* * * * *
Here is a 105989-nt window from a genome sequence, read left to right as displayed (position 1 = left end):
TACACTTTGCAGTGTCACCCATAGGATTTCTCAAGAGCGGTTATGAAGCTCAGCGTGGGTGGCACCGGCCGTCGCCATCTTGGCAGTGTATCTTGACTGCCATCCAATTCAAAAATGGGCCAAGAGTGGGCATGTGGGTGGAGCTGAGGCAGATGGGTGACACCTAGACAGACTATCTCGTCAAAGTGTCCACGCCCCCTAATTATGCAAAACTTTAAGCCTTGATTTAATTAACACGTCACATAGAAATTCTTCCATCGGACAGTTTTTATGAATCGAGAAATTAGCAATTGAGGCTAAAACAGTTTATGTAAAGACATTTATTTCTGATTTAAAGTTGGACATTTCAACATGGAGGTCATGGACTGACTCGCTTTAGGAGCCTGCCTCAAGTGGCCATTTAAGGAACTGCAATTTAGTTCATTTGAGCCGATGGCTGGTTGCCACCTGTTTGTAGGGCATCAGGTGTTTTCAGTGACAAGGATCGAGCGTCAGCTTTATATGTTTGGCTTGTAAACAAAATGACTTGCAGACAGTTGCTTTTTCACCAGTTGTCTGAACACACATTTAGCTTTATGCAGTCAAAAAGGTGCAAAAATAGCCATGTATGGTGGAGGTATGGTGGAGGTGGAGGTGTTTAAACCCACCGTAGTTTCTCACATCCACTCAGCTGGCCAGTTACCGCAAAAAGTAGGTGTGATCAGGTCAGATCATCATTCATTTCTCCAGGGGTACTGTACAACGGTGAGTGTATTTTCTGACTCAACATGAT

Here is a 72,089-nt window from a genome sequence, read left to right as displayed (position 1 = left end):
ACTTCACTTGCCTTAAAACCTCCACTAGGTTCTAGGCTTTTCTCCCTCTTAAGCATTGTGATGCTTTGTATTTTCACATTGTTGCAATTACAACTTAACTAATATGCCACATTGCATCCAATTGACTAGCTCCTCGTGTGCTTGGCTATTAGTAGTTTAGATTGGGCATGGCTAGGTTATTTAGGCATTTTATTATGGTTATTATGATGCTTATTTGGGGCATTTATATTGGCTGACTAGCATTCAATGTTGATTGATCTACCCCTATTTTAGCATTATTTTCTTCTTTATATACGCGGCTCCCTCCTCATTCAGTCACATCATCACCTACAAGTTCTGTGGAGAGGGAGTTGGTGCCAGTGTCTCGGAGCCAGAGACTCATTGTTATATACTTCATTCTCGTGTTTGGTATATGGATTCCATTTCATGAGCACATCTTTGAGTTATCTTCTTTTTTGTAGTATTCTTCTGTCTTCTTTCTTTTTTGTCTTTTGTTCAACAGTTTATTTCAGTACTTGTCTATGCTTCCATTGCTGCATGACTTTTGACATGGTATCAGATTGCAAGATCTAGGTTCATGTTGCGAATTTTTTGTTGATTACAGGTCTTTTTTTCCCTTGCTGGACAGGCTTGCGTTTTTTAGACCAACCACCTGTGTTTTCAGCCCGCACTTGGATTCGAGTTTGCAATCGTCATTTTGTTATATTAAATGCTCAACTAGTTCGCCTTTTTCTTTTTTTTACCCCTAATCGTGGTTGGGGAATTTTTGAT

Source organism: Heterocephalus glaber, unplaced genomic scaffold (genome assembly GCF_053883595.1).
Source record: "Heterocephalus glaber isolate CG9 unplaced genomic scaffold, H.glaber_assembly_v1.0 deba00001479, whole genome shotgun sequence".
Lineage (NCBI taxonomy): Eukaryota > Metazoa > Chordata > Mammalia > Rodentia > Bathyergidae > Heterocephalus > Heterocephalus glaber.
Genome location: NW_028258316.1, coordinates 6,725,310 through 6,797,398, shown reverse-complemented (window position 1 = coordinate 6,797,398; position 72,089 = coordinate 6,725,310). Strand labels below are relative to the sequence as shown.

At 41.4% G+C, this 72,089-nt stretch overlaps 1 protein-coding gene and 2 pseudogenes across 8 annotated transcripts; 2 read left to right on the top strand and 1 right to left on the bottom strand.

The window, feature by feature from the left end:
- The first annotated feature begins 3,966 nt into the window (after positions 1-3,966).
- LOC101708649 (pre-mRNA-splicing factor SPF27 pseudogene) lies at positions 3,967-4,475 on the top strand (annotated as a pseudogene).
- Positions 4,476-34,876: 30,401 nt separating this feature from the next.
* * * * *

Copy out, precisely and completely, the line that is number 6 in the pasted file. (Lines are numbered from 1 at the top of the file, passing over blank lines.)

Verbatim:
Source record: "Heterocephalus glaber isolate CG9 unplaced genomic scaffold, H.glaber_assembly_v1.0 deba00001479, whole genome shotgun sequence".